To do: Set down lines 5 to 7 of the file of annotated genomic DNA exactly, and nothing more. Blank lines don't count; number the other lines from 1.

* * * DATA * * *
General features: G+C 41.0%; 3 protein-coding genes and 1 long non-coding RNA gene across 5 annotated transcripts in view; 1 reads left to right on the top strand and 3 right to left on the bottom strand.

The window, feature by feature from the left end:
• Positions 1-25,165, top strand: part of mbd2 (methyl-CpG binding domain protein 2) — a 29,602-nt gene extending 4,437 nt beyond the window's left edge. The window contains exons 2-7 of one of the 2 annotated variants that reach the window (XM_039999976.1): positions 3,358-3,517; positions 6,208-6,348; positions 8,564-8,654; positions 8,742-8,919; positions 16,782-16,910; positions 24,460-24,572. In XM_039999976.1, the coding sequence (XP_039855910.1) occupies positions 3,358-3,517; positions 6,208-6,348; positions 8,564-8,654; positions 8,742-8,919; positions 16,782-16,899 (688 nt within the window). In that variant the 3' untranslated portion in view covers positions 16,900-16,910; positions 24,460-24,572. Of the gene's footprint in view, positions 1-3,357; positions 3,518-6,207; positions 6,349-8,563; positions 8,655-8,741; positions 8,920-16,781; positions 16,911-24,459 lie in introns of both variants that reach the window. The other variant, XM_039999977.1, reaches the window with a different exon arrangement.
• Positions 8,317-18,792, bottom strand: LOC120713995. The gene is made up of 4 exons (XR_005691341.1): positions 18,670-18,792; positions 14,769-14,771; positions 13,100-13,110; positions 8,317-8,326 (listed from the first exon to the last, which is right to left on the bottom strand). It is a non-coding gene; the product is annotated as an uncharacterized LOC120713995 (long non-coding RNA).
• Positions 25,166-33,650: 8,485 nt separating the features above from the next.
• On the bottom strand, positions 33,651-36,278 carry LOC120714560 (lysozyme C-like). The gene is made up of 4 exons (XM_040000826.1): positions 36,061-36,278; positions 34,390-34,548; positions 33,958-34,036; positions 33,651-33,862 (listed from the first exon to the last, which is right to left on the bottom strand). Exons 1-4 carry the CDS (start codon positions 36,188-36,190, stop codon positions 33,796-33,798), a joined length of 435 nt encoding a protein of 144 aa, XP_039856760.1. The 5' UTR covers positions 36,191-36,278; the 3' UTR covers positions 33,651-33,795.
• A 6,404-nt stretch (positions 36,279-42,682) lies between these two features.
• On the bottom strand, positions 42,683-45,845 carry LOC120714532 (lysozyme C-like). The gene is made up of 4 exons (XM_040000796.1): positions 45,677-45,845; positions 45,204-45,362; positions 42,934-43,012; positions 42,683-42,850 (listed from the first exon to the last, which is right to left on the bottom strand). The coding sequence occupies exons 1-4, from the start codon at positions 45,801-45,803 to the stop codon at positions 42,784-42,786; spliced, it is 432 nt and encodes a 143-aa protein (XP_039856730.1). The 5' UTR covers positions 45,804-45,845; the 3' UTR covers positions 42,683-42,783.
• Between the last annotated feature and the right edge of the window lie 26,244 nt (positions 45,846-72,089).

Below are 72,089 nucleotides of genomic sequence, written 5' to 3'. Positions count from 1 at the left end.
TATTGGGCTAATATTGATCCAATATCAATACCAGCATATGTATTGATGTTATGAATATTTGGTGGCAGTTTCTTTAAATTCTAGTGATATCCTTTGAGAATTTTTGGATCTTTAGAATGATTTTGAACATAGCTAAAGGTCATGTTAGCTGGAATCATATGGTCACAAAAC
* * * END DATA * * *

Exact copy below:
• Positions 25,166-33,650: 8,485 nt separating the features above from the next.
• On the bottom strand, positions 33,651-36,278 carry LOC120714560 (lysozyme C-like). The gene is made up of 4 exons (XM_040000826.1): positions 36,061-36,278; positions 34,390-34,548; positions 33,958-34,036; positions 33,651-33,862 (listed from the first exon to the last, which is right to left on the bottom strand). Exons 1-4 carry the CDS (start codon positions 36,188-36,190, stop codon positions 33,796-33,798), a joined length of 435 nt encoding a protein of 144 aa, XP_039856760.1. The 5' UTR covers positions 36,191-36,278; the 3' UTR covers positions 33,651-33,795.
• A 6,404-nt stretch (positions 36,279-42,682) lies between these two features.